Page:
Chris Hannah

Deploying a Hugo Blog Locally

I switched this blog from Ghost to Hugo a few months back, and I have to say, one my favourite parts about Hugo is that I can build my site literally anywhere. You just need three things, your blog files (config, posts, etc.), your blog theme, and also the Hugo command line tool.

Then all you need to do in the command line is run hugo server.

After that you haven’t just built a bunch of static .html files. Instead, Hugo runs a local web server that live reloads on changes to your site config, blog posts, theme, etc. So it’s not just a simple way of previewing your blog content, it’s a literal copy of what your entire site is going to look like when it goes live.

I’m finding it to be super helpful in all sorts of situations. It’s not only great to see how an individual post looks, but I can now see if it appears correctly in the archives, on the home page, how the RSS feed is generated, if the frontmatter is valid, and, of course, if the site compiles at all.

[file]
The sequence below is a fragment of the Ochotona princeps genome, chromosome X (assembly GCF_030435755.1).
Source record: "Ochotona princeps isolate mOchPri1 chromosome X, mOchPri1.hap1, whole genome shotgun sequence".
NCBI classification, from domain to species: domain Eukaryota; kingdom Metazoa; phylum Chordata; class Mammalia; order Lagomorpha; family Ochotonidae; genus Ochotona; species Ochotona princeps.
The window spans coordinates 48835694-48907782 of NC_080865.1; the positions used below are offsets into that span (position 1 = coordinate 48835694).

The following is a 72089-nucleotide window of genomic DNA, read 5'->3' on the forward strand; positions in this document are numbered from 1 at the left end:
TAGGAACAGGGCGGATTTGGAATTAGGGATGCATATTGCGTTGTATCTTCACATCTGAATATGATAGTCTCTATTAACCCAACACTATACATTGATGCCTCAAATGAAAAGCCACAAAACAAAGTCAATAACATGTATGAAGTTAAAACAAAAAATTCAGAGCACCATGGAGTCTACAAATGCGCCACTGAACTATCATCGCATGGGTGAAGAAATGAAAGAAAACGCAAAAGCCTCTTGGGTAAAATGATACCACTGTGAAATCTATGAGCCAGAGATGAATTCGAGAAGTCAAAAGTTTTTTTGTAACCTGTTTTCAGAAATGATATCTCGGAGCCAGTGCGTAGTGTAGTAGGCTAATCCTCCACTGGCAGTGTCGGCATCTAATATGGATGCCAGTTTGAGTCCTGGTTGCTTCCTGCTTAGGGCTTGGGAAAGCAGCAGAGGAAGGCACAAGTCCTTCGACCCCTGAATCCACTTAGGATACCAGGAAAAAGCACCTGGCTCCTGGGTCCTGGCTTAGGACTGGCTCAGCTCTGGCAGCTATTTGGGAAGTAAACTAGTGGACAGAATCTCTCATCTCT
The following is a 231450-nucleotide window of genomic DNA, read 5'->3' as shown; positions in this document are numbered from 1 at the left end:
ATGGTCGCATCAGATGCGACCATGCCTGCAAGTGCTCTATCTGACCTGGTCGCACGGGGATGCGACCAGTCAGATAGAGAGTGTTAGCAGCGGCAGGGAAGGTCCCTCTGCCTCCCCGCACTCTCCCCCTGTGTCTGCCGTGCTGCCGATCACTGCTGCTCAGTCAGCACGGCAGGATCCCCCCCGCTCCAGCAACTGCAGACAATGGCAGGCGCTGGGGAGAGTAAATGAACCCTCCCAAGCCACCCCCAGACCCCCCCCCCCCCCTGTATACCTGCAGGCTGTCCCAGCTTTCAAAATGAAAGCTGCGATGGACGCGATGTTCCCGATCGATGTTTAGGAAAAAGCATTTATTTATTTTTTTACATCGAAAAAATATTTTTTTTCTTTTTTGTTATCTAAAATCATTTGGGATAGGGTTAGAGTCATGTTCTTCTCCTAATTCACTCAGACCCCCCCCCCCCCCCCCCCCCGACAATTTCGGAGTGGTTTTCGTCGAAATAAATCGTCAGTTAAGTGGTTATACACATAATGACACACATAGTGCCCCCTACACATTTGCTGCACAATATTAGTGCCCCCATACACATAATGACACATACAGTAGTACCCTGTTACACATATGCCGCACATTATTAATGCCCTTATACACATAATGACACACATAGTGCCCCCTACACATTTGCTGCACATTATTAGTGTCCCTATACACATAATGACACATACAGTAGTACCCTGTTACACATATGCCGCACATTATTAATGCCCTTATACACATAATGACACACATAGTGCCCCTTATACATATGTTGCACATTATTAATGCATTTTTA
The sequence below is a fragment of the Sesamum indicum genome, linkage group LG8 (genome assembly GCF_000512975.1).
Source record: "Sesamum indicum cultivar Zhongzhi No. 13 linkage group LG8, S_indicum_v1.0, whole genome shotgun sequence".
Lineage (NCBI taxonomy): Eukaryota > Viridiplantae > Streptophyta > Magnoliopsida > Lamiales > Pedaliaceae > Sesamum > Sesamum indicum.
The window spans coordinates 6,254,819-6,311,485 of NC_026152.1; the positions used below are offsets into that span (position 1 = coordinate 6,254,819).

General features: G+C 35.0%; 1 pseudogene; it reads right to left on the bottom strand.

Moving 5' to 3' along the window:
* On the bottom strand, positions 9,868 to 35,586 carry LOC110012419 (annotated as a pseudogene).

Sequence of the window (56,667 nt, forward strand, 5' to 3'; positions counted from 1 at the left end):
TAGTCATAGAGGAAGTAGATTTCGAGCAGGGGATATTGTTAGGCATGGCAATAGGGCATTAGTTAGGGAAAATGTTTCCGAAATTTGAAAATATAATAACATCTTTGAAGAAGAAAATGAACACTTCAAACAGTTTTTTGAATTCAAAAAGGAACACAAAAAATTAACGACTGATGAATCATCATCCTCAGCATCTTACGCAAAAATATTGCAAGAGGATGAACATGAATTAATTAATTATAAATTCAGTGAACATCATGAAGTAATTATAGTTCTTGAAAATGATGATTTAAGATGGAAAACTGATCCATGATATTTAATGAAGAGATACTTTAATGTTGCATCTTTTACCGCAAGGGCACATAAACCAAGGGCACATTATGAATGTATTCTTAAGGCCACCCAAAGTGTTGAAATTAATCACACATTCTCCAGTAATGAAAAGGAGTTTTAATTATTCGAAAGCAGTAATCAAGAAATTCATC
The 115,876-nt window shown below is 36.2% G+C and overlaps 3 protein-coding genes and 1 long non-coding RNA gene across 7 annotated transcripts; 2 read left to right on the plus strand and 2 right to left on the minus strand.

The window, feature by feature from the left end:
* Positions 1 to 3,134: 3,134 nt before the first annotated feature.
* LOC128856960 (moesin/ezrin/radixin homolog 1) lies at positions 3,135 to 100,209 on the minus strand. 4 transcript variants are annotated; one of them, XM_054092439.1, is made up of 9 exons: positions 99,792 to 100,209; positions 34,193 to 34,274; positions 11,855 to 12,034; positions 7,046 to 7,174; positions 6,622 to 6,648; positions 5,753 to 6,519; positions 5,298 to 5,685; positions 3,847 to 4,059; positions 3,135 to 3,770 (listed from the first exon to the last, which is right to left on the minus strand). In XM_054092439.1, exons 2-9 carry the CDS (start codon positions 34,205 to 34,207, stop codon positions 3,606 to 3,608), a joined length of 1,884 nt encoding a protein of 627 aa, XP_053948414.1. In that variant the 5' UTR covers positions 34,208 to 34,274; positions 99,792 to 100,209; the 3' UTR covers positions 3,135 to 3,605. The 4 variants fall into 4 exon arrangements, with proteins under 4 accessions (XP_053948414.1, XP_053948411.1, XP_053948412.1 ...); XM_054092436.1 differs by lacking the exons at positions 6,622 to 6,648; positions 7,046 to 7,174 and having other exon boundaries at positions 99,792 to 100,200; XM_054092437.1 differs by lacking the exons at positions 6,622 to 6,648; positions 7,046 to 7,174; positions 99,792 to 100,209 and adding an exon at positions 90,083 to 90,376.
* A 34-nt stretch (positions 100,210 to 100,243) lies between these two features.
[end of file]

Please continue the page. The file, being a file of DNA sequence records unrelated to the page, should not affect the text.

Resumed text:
Since I write most of my blog posts on my Mac, I tend to run it at least once before I commit my changes (which, in turn deploys my blog). Just earlier today, I setup a separate CDN for all the images that are stored on this blog, and I used a local Hugo server to verify that everything had switched over correctly.

There’s certainly a few downsides to using Hugo, which mostly come from it being a static site generator and not something with an API that a bunch of third-party apps can support. But things like this make me think that (at least for now) I’ve made the correct decision.